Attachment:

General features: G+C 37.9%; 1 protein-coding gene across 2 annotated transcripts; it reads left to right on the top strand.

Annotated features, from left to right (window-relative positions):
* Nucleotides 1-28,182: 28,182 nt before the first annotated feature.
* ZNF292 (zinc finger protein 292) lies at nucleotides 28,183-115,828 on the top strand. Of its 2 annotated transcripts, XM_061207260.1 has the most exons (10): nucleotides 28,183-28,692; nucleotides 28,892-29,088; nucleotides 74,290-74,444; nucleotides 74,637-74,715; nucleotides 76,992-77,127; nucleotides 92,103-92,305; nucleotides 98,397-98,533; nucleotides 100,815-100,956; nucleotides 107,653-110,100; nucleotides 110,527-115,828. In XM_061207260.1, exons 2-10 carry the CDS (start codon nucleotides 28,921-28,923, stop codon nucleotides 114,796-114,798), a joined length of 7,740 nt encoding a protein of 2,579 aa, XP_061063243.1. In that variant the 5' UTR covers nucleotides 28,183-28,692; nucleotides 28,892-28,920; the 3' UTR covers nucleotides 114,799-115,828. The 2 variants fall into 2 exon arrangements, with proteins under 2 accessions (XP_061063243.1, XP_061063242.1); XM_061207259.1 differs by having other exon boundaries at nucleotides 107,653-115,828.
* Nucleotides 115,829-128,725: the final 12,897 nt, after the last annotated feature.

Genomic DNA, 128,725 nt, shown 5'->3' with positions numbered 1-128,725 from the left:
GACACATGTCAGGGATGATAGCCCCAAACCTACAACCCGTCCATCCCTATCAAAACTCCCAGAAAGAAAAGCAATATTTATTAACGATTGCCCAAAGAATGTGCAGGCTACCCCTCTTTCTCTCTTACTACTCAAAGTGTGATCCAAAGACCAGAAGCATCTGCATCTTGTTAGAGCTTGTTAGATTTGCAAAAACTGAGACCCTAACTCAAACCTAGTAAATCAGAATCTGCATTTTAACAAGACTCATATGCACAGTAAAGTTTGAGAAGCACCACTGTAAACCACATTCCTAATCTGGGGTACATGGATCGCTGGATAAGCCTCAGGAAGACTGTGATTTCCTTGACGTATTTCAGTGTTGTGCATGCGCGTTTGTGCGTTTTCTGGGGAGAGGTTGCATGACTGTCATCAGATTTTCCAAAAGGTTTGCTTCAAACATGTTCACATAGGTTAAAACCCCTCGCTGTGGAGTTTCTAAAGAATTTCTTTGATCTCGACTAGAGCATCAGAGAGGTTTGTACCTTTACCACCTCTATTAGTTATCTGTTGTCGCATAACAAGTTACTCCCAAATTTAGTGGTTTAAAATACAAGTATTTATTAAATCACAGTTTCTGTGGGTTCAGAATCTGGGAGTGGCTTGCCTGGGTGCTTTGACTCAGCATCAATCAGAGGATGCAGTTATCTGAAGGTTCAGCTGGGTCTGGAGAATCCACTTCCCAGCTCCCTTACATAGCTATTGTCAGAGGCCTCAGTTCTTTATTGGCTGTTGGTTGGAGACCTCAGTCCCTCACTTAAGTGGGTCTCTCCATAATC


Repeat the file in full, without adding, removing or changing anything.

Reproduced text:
General features: G+C 37.9%; 1 protein-coding gene across 2 annotated transcripts; it reads left to right on the top strand.

Annotated features, from left to right (window-relative positions):
* Nucleotides 1-28,182: 28,182 nt before the first annotated feature.
* ZNF292 (zinc finger protein 292) lies at nucleotides 28,183-115,828 on the top strand. Of its 2 annotated transcripts, XM_061207260.1 has the most exons (10): nucleotides 28,183-28,692; nucleotides 28,892-29,088; nucleotides 74,290-74,444; nucleotides 74,637-74,715; nucleotides 76,992-77,127; nucleotides 92,103-92,305; nucleotides 98,397-98,533; nucleotides 100,815-100,956; nucleotides 107,653-110,100; nucleotides 110,527-115,828. In XM_061207260.1, exons 2-10 carry the CDS (start codon nucleotides 28,921-28,923, stop codon nucleotides 114,796-114,798), a joined length of 7,740 nt encoding a protein of 2,579 aa, XP_061063243.1. In that variant the 5' UTR covers nucleotides 28,183-28,692; nucleotides 28,892-28,920; the 3' UTR covers nucleotides 114,799-115,828. The 2 variants fall into 2 exon arrangements, with proteins under 2 accessions (XP_061063243.1, XP_061063242.1); XM_061207259.1 differs by having other exon boundaries at nucleotides 107,653-115,828.
* Nucleotides 115,829-128,725: the final 12,897 nt, after the last annotated feature.

Genomic DNA, 128,725 nt, shown 5'->3' with positions numbered 1-128,725 from the left:
GACACATGTCAGGGATGATAGCCCCAAACCTACAACCCGTCCATCCCTATCAAAACTCCCAGAAAGAAAAGCAATATTTATTAACGATTGCCCAAAGAATGTGCAGGCTACCCCTCTTTCTCTCTTACTACTCAAAGTGTGATCCAAAGACCAGAAGCATCTGCATCTTGTTAGAGCTTGTTAGATTTGCAAAAACTGAGACCCTAACTCAAACCTAGTAAATCAGAATCTGCATTTTAACAAGACTCATATGCACAGTAAAGTTTGAGAAGCACCACTGTAAACCACATTCCTAATCTGGGGTACATGGATCGCTGGATAAGCCTCAGGAAGACTGTGATTTCCTTGACGTATTTCAGTGTTGTGCATGCGCGTTTGTGCGTTTTCTGGGGAGAGGTTGCATGACTGTCATCAGATTTTCCAAAAGGTTTGCTTCAAACATGTTCACATAGGTTAAAACCCCTCGCTGTGGAGTTTCTAAAGAATTTCTTTGATCTCGACTAGAGCATCAGAGAGGTTTGTACCTTTACCACCTCTATTAGTTATCTGTTGTCGCATAACAAGTTACTCCCAAATTTAGTGGTTTAAAATACAAGTATTTATTAAATCACAGTTTCTGTGGGTTCAGAATCTGGGAGTGGCTTGCCTGGGTGCTTTGACTCAGCATCAATCAGAGGATGCAGTTATCTGAAGGTTCAGCTGGGTCTGGAGAATCCACTTCCCAGCTCCCTTACATAGCTATTGTCAGAGGCCTCAGTTCTTTATTGGCTGTTGGTTGGAGACCTCAGTCCCTCACTTAAGTGGGTCTCTCCATAATC